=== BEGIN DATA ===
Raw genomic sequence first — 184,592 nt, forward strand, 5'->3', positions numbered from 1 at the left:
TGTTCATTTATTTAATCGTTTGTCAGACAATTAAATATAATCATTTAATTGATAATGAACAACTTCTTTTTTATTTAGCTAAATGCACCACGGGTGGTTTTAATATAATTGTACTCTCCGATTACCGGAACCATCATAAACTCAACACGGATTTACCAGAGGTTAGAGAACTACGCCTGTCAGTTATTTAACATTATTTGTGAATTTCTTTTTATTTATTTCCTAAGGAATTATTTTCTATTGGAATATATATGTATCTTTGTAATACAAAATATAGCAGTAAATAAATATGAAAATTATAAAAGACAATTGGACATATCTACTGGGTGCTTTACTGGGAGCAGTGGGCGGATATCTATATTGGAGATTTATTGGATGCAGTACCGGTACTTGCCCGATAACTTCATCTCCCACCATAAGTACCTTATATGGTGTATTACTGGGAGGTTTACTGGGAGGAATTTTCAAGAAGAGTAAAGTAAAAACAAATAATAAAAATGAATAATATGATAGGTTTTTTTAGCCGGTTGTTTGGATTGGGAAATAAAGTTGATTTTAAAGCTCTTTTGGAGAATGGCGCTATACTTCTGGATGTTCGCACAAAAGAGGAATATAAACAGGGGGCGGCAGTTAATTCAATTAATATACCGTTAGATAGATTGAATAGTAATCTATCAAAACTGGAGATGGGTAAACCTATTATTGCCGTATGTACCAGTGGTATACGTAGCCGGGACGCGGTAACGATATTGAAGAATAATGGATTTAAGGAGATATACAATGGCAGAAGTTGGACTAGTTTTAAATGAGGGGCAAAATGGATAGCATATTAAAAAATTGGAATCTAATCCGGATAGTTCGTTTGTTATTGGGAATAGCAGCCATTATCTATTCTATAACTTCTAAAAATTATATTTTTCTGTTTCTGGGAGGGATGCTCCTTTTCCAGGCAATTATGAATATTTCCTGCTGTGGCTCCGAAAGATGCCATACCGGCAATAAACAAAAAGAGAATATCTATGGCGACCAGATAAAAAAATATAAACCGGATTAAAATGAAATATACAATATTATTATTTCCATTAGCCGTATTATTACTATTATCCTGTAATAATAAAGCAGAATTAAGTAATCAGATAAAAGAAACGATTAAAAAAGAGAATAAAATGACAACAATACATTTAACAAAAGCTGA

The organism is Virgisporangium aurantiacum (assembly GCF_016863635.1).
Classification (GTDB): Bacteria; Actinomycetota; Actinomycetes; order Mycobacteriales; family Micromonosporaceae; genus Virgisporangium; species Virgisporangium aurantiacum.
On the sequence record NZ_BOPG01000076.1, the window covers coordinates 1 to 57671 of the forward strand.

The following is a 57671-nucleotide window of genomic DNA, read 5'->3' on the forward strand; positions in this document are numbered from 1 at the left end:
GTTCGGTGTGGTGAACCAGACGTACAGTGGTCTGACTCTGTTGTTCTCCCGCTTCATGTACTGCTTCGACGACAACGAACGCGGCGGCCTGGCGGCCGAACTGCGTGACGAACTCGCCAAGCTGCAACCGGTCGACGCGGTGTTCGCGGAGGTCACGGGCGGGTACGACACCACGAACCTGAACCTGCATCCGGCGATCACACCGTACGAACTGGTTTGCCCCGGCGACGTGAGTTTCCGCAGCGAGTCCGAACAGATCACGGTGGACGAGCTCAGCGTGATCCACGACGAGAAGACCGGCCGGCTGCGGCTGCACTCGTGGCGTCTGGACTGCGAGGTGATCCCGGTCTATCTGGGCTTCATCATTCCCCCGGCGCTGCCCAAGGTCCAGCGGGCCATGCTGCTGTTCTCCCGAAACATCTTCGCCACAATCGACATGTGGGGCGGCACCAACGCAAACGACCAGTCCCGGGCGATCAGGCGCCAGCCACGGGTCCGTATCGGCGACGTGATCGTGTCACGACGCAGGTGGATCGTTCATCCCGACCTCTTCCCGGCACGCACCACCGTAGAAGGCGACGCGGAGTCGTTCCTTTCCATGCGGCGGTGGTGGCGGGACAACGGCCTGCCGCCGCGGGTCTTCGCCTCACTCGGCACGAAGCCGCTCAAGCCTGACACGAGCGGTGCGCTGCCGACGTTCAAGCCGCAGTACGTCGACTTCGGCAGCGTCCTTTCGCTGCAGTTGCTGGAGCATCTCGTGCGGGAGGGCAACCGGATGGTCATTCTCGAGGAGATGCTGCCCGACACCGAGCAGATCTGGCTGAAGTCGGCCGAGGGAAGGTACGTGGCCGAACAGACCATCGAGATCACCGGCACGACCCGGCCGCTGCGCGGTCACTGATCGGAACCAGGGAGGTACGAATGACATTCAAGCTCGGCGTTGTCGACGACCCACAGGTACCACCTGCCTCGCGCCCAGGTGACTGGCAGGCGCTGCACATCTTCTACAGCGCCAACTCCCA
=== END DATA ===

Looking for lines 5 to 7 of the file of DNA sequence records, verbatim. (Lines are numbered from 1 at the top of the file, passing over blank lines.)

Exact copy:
On the sequence record NZ_BOPG01000076.1, the window covers coordinates 1 to 57671 of the forward strand.

The following is a 57671-nucleotide window of genomic DNA, read 5'->3' on the forward strand; positions in this document are numbered from 1 at the left end:
GTTCGGTGTGGTGAACCAGACGTACAGTGGTCTGACTCTGTTGTTCTCCCGCTTCATGTACTGCTTCGACGACAACGAACGCGGCGGCCTGGCGGCCGAACTGCGTGACGAACTCGCCAAGCTGCAACCGGTCGACGCGGTGTTCGCGGAGGTCACGGGCGGGTACGACACCACGAACCTGAACCTGCATCCGGCGATCACACCGTACGAACTGGTTTGCCCCGGCGACGTGAGTTTCCGCAGCGAGTCCGAACAGATCACGGTGGACGAGCTCAGCGTGATCCACGACGAGAAGACCGGCCGGCTGCGGCTGCACTCGTGGCGTCTGGACTGCGAGGTGATCCCGGTCTATCTGGGCTTCATCATTCCCCCGGCGCTGCCCAAGGTCCAGCGGGCCATGCTGCTGTTCTCCCGAAACATCTTCGCCACAATCGACATGTGGGGCGGCACCAACGCAAACGACCAGTCCCGGGCGATCAGGCGCCAGCCACGGGTCCGTATCGGCGACGTGATCGTGTCACGACGCAGGTGGATCGTTCATCCCGACCTCTTCCCGGCACGCACCACCGTAGAAGGCGACGCGGAGTCGTTCCTTTCCATGCGGCGGTGGTGGCGGGACAACGGCCTGCCGCCGCGGGTCTTCGCCTCACTCGGCACGAAGCCGCTCAAGCCTGACACGAGCGGTGCGCTGCCGACGTTCAAGCCGCAGTACGTCGACTTCGGCAGCGTCCTTTCGCTGCAGTTGCTGGAGCATCTCGTGCGGGAGGGCAACCGGATGGTCATTCTCGAGGAGATGCTGCCCGACACCGAGCAGATCTGGCTGAAGTCGGCCGAGGGAAGGTACGTGGCCGAACAGACCATCGAGATCACCGGCACGACCCGGCCGCTGCGCGGTCACTGATCGGAACCAGGGAGGTACGAATGACATTCAAGCTCGGCGTTGTCGACGACCCACAGGTACCACCTGCCTCGCGCCCAGGTGACTGGCAGGCGCTGCACATCTTCTACAGCGCCAACTCCCA